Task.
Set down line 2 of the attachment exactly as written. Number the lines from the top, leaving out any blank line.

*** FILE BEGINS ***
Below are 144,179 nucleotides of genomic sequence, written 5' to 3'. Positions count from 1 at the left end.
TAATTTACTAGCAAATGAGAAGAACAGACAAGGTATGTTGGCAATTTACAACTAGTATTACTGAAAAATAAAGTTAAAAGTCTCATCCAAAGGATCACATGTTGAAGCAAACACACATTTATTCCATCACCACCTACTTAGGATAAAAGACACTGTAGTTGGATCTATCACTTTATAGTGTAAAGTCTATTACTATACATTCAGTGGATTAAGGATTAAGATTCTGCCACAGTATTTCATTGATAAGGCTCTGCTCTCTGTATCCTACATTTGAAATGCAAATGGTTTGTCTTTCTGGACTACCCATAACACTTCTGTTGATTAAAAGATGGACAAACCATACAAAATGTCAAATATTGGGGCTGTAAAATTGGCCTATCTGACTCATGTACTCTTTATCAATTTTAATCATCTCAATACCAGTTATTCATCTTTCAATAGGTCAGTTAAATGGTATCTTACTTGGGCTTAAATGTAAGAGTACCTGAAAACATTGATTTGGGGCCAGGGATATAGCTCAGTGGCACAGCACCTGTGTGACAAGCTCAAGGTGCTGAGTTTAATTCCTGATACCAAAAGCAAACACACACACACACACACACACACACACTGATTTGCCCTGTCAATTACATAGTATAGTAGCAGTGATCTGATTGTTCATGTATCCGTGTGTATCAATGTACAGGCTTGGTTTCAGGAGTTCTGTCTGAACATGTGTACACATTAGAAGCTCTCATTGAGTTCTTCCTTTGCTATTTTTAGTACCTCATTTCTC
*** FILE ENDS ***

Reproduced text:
TAATTTACTAGCAAATGAGAAGAACAGACAAGGTATGTTGGCAATTTACAACTAGTATTACTGAAAAATAAAGTTAAAAGTCTCATCCAAAGGATCACATGTTGAAGCAAACACACATTTATTCCATCACCACCTACTTAGGATAAAAGACACTGTAGTTGGATCTATCACTTTATAGTGTAAAGTCTATTACTATACATTCAGTGGATTAAGGATTAAGATTCTGCCACAGTATTTCATTGATAAGGCTCTGCTCTCTGTATCCTACATTTGAAATGCAAATGGTTTGTCTTTCTGGACTACCCATAACACTTCTGTTGATTAAAAGATGGACAAACCATACAAAATGTCAAATATTGGGGCTGTAAAATTGGCCTATCTGACTCATGTACTCTTTATCAATTTTAATCATCTCAATACCAGTTATTCATCTTTCAATAGGTCAGTTAAATGGTATCTTACTTGGGCTTAAATGTAAGAGTACCTGAAAACATTGATTTGGGGCCAGGGATATAGCTCAGTGGCACAGCACCTGTGTGACAAGCTCAAGGTGCTGAGTTTAATTCCTGATACCAAAAGCAAACACACACACACACACACACACACACACTGATTTGCCCTGTCAATTACATAGTATAGTAGCAGTGATCTGATTGTTCATGTATCCGTGTGTATCAATGTACAGGCTTGGTTTCAGGAGTTCTGTCTGAACATGTGTACACATTAGAAGCTCTCATTGAGTTCTTCCTTTGCTATTTTTAGTACCTCATTTCTC